24 Otman et al (2005)Cobb angle 26.1⁰ average before treatment, 23.45⁰ after 6 weeks, 19.25⁰ after 6 months and 17.85⁰ after one year (p<0.01)VC average 2795 ml before treatment, reached 2956 ml after 6 weeks, 3125 ml after 6 months and 3215 ml after one year (p<0.01)
25 Jelacic et al (2011)Barcelona Scoliosis Physical Therapy School–BSPTS–based on classical Schroth principles: short-term effects on back asymmetry in idiopathic scoliosisRetrospective, 47 pts treated exclusively with exercises. Mean age ± 5.78 years.Surface topography (Formetric) was performed to measure trunk imbalance, surface rotation and lateral deviation before and after the treatment period.Improvements noted in mean trunk imbalance, lateral deviation mean and max, and surface rotation.
26 Schreiber et al (2013)The effects of a 6-month Schroth intervention for Adolescent Idiopathic Scoliosis (AIS): preliminary analysis of an ongoing randomized controlled trial31 patients with AIS, aged 10-18, with curves from 10°-45°, wearing a brace or not. 16 randomized to Schroth with standard care, and 15 to standard care alone (monitoring or bracing) for six months.Schroth exercises showed a small but positive influence on self-efficacy, self-image, pain and back muscle endurance.
27 Schroth TermsRib Hump – thoracic convexity. Most rotated, most prominent, and most posterior aspect at the apex. Ribs are rotated posteriorly and spread apart resembling the “inhalation position”Weak Side – ribs of the thoracic concavity are closer and lower, resembling the “exhalation position”. Ribs are rotated forward. Area appears flat and hollowed.
28 Schroth TermsLumbar Prominence – Lumbar convexity. Extensor muscles become overstretched and are displaced posteriorly. Leads to asymmetric waistline, full on convex side and accentuated on concave side.Weak Point – Lumbar concavity. TPs rotated anteriorly and muscles/connective tissues shortened. Waist is accentuated and pelvis appears shifted to this side.
29 Schroth TermsProtracted Shoulder – Shoulder on thoracic convex side is IR with inferior angle of scapula moved upward and tilted away from the ribcage.Retracted shoulder – Shoulder on thoracic concave side is ER and may sink into the thoracic cavity (scapula appears to wing, but this is really secondary to lack of rib support).May vary if a high thoracic or cervical compensatory curve is present
33 Schroth TermsVentral Flat Zone – Ventral aspect of the rib hump. Ribcage appears compressed; apical ribs closer and rotated posteriorly. Breast looks smaller.Ventral Prominence – Lower ribs of thoracic concave side are ventrally more prominent due to spinal rotation. Creates a “ventral rib hump”Prominent Hip – Pelvis deviated laterally as compensation for either T or L curve; causes hip adduction and raised iliac crest on that side. Increased WB on side opposite of prominent hip. (Prominent hip usually opposite side of primary curve).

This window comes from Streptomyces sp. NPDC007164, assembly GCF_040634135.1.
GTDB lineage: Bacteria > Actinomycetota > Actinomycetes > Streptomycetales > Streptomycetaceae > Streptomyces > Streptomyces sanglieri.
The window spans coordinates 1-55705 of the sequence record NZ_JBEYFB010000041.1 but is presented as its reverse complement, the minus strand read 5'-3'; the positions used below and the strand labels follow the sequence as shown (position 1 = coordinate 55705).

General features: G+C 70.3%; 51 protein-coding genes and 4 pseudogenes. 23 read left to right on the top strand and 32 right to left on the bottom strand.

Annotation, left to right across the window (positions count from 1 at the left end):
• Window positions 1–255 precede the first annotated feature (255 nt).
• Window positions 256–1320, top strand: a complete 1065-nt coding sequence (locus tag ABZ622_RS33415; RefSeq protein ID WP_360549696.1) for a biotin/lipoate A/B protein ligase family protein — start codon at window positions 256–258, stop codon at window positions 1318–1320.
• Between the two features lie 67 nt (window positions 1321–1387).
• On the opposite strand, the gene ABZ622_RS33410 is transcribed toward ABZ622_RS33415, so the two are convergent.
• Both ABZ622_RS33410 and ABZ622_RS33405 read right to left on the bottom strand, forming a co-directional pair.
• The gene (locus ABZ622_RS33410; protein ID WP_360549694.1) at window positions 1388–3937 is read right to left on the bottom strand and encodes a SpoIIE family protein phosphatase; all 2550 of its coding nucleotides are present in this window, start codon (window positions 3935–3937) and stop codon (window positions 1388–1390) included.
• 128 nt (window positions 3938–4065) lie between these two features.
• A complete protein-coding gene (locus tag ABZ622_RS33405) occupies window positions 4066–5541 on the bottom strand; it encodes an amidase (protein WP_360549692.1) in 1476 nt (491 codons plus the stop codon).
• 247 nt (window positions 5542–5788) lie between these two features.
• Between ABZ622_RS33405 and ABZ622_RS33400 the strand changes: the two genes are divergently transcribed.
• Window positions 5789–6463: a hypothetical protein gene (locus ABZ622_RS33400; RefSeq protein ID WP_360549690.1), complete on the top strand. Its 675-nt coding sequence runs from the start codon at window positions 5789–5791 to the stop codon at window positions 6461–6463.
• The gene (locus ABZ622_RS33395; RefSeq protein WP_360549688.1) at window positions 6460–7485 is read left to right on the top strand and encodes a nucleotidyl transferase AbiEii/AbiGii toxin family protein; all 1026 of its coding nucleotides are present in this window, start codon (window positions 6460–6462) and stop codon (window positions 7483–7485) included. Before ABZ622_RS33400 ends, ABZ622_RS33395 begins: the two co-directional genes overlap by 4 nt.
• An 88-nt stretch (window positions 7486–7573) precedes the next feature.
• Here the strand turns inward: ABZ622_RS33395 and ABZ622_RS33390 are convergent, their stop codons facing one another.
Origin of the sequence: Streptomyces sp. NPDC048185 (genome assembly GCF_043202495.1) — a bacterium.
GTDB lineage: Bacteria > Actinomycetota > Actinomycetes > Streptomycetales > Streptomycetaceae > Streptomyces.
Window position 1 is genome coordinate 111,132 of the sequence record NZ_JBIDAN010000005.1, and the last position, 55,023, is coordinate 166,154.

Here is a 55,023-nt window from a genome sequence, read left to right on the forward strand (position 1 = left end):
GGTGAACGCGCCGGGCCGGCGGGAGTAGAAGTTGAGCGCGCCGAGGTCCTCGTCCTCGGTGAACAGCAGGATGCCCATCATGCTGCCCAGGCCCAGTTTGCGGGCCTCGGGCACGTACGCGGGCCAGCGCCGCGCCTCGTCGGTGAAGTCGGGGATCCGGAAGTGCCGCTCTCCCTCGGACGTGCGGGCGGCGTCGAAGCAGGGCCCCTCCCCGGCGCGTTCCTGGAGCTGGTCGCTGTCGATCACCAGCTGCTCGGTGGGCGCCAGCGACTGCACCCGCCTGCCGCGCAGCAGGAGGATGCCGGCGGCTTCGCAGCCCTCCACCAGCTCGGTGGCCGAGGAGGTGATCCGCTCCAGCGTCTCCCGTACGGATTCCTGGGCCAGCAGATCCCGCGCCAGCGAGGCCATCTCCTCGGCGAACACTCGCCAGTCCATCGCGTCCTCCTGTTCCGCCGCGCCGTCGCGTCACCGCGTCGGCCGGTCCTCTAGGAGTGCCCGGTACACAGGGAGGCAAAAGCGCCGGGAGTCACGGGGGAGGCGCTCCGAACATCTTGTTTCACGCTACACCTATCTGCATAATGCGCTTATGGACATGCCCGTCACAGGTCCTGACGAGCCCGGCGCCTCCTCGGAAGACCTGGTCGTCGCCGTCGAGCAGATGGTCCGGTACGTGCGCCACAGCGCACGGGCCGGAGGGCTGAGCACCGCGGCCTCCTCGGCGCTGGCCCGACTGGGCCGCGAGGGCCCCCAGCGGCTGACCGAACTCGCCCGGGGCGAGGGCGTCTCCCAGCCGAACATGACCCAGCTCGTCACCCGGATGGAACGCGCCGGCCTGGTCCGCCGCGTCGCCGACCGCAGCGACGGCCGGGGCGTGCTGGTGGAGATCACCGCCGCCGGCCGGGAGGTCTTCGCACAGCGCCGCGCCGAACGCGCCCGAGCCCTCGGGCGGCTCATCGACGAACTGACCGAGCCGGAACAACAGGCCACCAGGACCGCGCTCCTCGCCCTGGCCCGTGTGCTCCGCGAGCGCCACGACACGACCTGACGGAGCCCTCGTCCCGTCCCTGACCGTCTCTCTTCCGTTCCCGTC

36 Schroth Evaluation Medical History Age/gender/age at first menses X-rays?Cobb AngleBrace? Type/schedule/compliancePrevious treatment?
37 Risser Sign*Radiographic measurement of skeletal maturity based on ossification of the iliac apophysis *Ossification begins laterally; progresses medially *Proceeds from 0 (no ossification) to 5 (ossified apophysis fused completely to ilium
43 Thoracic Block Scapular position (height, orientation, symmetry) Angle of inferior borderRib humpSpace between arm and bodyRib position (widened, narrowed, elevated)Breast height/size
44 Shoulder Block Level of shoulders Protraction/retraction Head position Upper thoracic/cervical curve
45 Schroth EvaluationForward Bend TestFlexibility – side shift, side bend, finger-to-floor measurement (lateral flexion), active rotation
46 Schroth Classification Named by position of thoracic convexity (right/left)Static standing posture determines primary curve (increased WB on side of primary curve)3c = primary thoracic curve4c = primary lumbar curvep = pelvic involvement (lateral shift, elevation away from primary convexity)
52 Schroth Postural Terms Habitual Posture – Resting scoliotic positionRelaxed Posture – Gravity-eliminated, lying. Side lying on the concave side of the main curve is preferred.For primary thoracic curves, on the thoracic concave side with knees flexedFor primary lumbar curves with small or no thoracic curve, on the lumbar concave sideFor double major curves, on thoracic concave side with lower leg flexed and upper leg extended to stretch the lumbar concavityAdd slide on positioning with supports
53 Schroth Postural Terms Conscious Posture - Postural correction as close to physiologically-typical posture as possible without requiring great physical or cognitive effort.Goal is to transfer this posture from exercise to dynamic alignment for daily lifeSymmetrical WB in sitting and standing (can depress the elevated side or raise the opposite side in sitting), correction of pelvic shift, shift of ribcage toward thoracic concave side
54 Schroth Postural Terms “Correct Posture” – Exercise position that approaches the flexibility threshold of the curve; attempts to reverse the curve.Requires concentration and coordination, correct breathing, and specific muscle tension and lengtheningVisual feedback provided with mirrors in front and backTherapist provides specific resistances and facilitation/elongation, instructions, and feedback.
57 Side Bending Used to test flexibility of curve and for mobilization Pt sitting on table, arms crossed, bring to neutral, upright spine as ableTest thoracic and lumbar curves bilaterallyMobilize by placing one hand on apex, other on opposite shoulderVentral, medial, cranial mobilization to passively correct rib hump
59 Side Shift Pt sitting in chair with UEs supported on table PT standing on thoracic concave sideOne hand reaches across front of pt and grasps rib hump; other hand at transitional vertebra (do not allow movement past this point)Translation of rib hump toward concave side (medial translation with some anterior derotation)